Tom Verducci has an excellent read out on Mariano Rivera and the pitch that made him famous in next week’s issue of Sports Illustrated. Here’s a bit of text from the article, which you can read online.
Just three months into his new role as the closer for a budding Yankees dynasty, Rivera was suddenly unable to throw his signature four-seam fastball straight, not even during his daily toss with pitcher Ramiro Mendoza. Every catch a struggle, Mendoza told Rivera to knock it off, to quit making the ball dip and dart. Rivera assured his friend that he wasn’t doing it intentionally. He was gripping the ball the same way he always had, releasing it the same way he always had. The wicked movement just … happened.
And continued to happen while Rivera warmed up one late-June night in the bullpen at Tiger Stadium. The baseball, as if defaced, would not fly straight. New York bullpen catcher Mike Borzello had never seen Rivera throw like this before, and it made him nervous. “In the old Detroit stadium the bullpen was on the field,” says Borzello, now the Dodgers’ bullpen catcher. “So if you missed the ball, they would have to stop the game. And there’s nothing more embarrassing than that. He started throwing these cutters. Immediately I checked the ball. Is the ball scuffed? What is going on here?
“When a guy is throwing 95 and the ball is cutting the last few feet before it gets to you, believe me, you never forget something like that. I was like, What are you doing?”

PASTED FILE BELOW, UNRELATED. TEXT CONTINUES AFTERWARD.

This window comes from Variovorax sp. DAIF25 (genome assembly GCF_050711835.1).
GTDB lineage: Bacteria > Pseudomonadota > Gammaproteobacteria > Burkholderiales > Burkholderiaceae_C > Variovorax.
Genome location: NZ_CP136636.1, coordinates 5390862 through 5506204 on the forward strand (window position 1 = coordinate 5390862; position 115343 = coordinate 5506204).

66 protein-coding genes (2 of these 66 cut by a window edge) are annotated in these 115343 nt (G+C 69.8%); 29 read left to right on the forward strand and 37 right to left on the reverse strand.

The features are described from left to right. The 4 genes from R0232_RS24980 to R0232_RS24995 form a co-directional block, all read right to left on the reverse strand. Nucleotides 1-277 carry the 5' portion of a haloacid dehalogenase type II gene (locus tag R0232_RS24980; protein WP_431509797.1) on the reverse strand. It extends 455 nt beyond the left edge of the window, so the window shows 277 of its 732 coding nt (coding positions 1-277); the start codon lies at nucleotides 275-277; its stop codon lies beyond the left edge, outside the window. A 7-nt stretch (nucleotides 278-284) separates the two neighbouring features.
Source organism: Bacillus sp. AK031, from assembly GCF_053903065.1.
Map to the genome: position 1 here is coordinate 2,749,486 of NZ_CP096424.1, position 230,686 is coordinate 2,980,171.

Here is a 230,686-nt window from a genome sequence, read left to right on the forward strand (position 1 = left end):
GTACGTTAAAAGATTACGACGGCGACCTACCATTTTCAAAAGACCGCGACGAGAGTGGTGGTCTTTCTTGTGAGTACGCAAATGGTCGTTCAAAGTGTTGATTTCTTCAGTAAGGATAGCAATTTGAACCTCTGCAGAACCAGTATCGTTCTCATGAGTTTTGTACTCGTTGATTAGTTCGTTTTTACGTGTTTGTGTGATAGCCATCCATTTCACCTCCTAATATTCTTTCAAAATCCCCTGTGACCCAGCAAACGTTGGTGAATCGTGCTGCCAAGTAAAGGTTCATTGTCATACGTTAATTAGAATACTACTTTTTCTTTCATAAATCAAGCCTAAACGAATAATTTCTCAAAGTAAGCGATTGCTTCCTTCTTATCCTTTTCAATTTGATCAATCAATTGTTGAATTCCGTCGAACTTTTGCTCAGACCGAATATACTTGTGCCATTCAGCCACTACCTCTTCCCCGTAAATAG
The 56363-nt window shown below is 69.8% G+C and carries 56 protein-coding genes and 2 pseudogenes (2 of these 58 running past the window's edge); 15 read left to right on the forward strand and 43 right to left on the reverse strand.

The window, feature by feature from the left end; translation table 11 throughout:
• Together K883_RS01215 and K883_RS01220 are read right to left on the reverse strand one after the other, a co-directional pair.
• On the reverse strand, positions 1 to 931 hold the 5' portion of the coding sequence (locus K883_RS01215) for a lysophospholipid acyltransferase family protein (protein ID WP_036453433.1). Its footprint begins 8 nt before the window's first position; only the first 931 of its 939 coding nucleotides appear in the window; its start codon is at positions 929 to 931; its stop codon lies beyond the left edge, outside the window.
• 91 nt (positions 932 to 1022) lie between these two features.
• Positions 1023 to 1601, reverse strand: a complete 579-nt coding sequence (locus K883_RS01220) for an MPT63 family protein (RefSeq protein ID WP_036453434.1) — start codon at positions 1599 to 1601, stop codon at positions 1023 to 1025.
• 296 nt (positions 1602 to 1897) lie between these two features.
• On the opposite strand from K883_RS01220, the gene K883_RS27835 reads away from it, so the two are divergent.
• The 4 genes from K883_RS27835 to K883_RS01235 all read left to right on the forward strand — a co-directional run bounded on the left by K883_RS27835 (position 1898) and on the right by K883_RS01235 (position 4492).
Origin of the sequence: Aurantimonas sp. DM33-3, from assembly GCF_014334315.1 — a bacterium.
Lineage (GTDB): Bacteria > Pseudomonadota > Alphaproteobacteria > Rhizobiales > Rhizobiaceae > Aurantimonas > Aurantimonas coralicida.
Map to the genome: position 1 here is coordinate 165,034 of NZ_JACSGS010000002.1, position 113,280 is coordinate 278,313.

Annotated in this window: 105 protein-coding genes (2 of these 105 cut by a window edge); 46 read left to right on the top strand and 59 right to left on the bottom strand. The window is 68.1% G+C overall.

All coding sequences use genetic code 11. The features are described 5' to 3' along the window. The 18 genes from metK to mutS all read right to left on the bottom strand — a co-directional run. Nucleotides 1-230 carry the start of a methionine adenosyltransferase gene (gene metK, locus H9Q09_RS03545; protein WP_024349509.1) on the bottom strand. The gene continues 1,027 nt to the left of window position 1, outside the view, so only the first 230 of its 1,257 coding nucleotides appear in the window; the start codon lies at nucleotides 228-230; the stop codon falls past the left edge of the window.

Rivera didn’t have an explanation, and though he says he “didn’t have any idea where the ball was going,” his results did not suffer. He got the save in that game, then in the next three. Still, for a month, he worked with Borzello and pitching coach Mel Stottlemyre to eliminate the cutting action. “We were trying to make the pitch stay straighter, [as it had] in ’95 and ’96,” Rivera says, referring to his first two seasons in the big leagues, “but it didn’t work. Then I said, ‘I’m tired of working at this. Let’s let it happen.’ And since that day we didn’t try to straighten it out anymore.”
He smiles. “And the rest is history.”
Whether Mariano Rivera’s cutter is, as he calls it, a gift from God, or a beautiful mistake, the pitch remains one of the most feared in baseball. In August, Sports Illustrated held a players’ poll which featured 380 Major Leaguers, and asked, “Which closer would you least like to face with the tying run on third and fewer than 2 outs?” Mariano came in first place with 36% (second place went to K-Rod, with 12%). The players are right to be weary of Mo and his cutter—a pitch that is 18 runs above average in 2009 (the best in the league, of course).
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